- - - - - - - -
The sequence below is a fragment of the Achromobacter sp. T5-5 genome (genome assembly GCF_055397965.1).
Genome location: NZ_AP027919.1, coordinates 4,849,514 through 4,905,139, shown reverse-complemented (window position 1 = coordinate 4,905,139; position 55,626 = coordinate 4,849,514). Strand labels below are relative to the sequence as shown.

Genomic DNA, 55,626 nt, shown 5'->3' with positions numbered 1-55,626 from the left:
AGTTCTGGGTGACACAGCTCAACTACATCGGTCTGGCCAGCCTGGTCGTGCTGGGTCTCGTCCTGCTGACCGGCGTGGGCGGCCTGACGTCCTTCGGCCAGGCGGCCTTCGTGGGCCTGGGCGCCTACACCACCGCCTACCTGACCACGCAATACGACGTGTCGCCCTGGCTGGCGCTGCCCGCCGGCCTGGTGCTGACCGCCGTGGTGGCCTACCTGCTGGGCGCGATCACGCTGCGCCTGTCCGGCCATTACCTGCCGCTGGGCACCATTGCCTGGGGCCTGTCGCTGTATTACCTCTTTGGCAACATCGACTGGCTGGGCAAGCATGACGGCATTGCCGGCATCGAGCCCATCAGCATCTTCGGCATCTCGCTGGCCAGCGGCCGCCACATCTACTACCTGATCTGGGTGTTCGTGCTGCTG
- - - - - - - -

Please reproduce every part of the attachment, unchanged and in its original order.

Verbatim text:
The sequence below is a fragment of the Achromobacter sp. T5-5 genome (genome assembly GCF_055397965.1).
Genome location: NZ_AP027919.1, coordinates 4,849,514 through 4,905,139, shown reverse-complemented (window position 1 = coordinate 4,905,139; position 55,626 = coordinate 4,849,514). Strand labels below are relative to the sequence as shown.

Genomic DNA, 55,626 nt, shown 5'->3' with positions numbered 1-55,626 from the left:
AGTTCTGGGTGACACAGCTCAACTACATCGGTCTGGCCAGCCTGGTCGTGCTGGGTCTCGTCCTGCTGACCGGCGTGGGCGGCCTGACGTCCTTCGGCCAGGCGGCCTTCGTGGGCCTGGGCGCCTACACCACCGCCTACCTGACCACGCAATACGACGTGTCGCCCTGGCTGGCGCTGCCCGCCGGCCTGGTGCTGACCGCCGTGGTGGCCTACCTGCTGGGCGCGATCACGCTGCGCCTGTCCGGCCATTACCTGCCGCTGGGCACCATTGCCTGGGGCCTGTCGCTGTATTACCTCTTTGGCAACATCGACTGGCTGGGCAAGCATGACGGCATTGCCGGCATCGAGCCCATCAGCATCTTCGGCATCTCGCTGGCCAGCGGCCGCCACATCTACTACCTGATCTGGGTGTTCGTGCTGCTG